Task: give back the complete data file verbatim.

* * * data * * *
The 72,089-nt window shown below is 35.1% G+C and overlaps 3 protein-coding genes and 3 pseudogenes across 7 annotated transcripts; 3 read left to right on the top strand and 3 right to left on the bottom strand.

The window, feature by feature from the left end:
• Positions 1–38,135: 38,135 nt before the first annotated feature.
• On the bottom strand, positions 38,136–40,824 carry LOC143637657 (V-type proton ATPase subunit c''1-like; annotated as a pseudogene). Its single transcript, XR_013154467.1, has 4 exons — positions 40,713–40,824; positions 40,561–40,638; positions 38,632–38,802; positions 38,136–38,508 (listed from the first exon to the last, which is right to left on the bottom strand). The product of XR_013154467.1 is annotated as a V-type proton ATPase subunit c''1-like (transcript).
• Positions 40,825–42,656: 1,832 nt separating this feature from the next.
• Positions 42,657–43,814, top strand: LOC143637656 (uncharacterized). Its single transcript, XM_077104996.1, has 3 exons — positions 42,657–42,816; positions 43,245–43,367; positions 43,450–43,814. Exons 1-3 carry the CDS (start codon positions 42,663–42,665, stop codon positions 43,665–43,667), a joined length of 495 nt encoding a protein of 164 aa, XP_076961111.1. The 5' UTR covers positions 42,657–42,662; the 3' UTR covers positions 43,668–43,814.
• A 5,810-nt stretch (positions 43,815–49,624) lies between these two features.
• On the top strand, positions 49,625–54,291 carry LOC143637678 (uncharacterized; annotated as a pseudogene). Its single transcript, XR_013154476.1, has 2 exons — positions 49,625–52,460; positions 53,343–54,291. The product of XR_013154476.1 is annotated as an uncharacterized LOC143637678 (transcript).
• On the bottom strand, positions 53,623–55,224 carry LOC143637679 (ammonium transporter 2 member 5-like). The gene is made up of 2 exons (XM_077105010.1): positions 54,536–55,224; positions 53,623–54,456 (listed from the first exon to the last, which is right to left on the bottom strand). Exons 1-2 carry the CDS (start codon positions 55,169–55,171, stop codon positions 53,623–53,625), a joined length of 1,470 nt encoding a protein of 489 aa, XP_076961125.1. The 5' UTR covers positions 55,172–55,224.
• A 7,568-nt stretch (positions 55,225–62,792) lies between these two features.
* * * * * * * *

The 72,089-nt window shown below is 35.1% G+C and overlaps 3 protein-coding genes and 3 pseudogenes across 7 annotated transcripts; 3 read left to right on the top strand and 3 right to left on the bottom strand.

The window, feature by feature from the left end:
• Positions 1–38,135: 38,135 nt before the first annotated feature.
• On the bottom strand, positions 38,136–40,824 carry LOC143637657 (V-type proton ATPase subunit c''1-like; annotated as a pseudogene). Its single transcript, XR_013154467.1, has 4 exons — positions 40,713–40,824; positions 40,561–40,638; positions 38,632–38,802; positions 38,136–38,508 (listed from the first exon to the last, which is right to left on the bottom strand). The product of XR_013154467.1 is annotated as a V-type proton ATPase subunit c''1-like (transcript).
• Positions 40,825–42,656: 1,832 nt separating this feature from the next.
• Positions 42,657–43,814, top strand: LOC143637656 (uncharacterized). Its single transcript, XM_077104996.1, has 3 exons — positions 42,657–42,816; positions 43,245–43,367; positions 43,450–43,814. Exons 1-3 carry the CDS (start codon positions 42,663–42,665, stop codon positions 43,665–43,667), a joined length of 495 nt encoding a protein of 164 aa, XP_076961111.1. The 5' UTR covers positions 42,657–42,662; the 3' UTR covers positions 43,668–43,814.
• A 5,810-nt stretch (positions 43,815–49,624) lies between these two features.
• On the top strand, positions 49,625–54,291 carry LOC143637678 (uncharacterized; annotated as a pseudogene). Its single transcript, XR_013154476.1, has 2 exons — positions 49,625–52,460; positions 53,343–54,291. The product of XR_013154476.1 is annotated as an uncharacterized LOC143637678 (transcript).
• On the bottom strand, positions 53,623–55,224 carry LOC143637679 (ammonium transporter 2 member 5-like). The gene is made up of 2 exons (XM_077105010.1): positions 54,536–55,224; positions 53,623–54,456 (listed from the first exon to the last, which is right to left on the bottom strand). Exons 1-2 carry the CDS (start codon positions 55,169–55,171, stop codon positions 53,623–53,625), a joined length of 1,470 nt encoding a protein of 489 aa, XP_076961125.1. The 5' UTR covers positions 55,172–55,224.
• A 7,568-nt stretch (positions 55,225–62,792) lies between these two features.